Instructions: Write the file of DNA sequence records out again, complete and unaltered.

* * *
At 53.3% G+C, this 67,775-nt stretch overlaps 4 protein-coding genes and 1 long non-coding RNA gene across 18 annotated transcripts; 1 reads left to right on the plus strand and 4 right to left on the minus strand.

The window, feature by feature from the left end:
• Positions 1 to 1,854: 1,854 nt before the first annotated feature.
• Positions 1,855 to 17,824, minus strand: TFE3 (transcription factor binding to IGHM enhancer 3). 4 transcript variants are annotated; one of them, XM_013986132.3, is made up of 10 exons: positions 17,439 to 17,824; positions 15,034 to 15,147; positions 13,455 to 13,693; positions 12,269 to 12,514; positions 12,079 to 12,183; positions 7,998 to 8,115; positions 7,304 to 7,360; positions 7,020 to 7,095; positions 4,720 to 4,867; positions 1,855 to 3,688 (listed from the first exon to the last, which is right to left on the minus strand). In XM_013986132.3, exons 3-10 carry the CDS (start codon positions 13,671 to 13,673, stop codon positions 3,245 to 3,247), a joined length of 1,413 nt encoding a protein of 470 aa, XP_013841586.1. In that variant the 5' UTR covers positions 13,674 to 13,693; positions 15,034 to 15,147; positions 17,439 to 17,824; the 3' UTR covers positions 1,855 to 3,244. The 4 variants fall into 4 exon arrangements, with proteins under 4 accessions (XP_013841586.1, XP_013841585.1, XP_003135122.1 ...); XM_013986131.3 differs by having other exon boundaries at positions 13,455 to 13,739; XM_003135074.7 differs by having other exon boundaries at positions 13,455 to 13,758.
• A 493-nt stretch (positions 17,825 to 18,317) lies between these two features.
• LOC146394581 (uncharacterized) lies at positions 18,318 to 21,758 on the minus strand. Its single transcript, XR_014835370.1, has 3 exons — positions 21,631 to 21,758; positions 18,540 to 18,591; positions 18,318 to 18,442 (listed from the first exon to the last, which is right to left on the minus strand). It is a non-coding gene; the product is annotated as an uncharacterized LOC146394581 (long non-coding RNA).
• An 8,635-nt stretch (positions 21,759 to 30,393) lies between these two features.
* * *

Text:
At 53.3% G+C, this 67,775-nt stretch overlaps 4 protein-coding genes and 1 long non-coding RNA gene across 18 annotated transcripts; 1 reads left to right on the plus strand and 4 right to left on the minus strand.

The window, feature by feature from the left end:
• Positions 1 to 1,854: 1,854 nt before the first annotated feature.
• Positions 1,855 to 17,824, minus strand: TFE3 (transcription factor binding to IGHM enhancer 3). 4 transcript variants are annotated; one of them, XM_013986132.3, is made up of 10 exons: positions 17,439 to 17,824; positions 15,034 to 15,147; positions 13,455 to 13,693; positions 12,269 to 12,514; positions 12,079 to 12,183; positions 7,998 to 8,115; positions 7,304 to 7,360; positions 7,020 to 7,095; positions 4,720 to 4,867; positions 1,855 to 3,688 (listed from the first exon to the last, which is right to left on the minus strand). In XM_013986132.3, exons 3-10 carry the CDS (start codon positions 13,671 to 13,673, stop codon positions 3,245 to 3,247), a joined length of 1,413 nt encoding a protein of 470 aa, XP_013841586.1. In that variant the 5' UTR covers positions 13,674 to 13,693; positions 15,034 to 15,147; positions 17,439 to 17,824; the 3' UTR covers positions 1,855 to 3,244. The 4 variants fall into 4 exon arrangements, with proteins under 4 accessions (XP_013841586.1, XP_013841585.1, XP_003135122.1 ...); XM_013986131.3 differs by having other exon boundaries at positions 13,455 to 13,739; XM_003135074.7 differs by having other exon boundaries at positions 13,455 to 13,758.
• A 493-nt stretch (positions 17,825 to 18,317) lies between these two features.
• LOC146394581 (uncharacterized) lies at positions 18,318 to 21,758 on the minus strand. Its single transcript, XR_014835370.1, has 3 exons — positions 21,631 to 21,758; positions 18,540 to 18,591; positions 18,318 to 18,442 (listed from the first exon to the last, which is right to left on the minus strand). It is a non-coding gene; the product is annotated as an uncharacterized LOC146394581 (long non-coding RNA).
• An 8,635-nt stretch (positions 21,759 to 30,393) lies between these two features.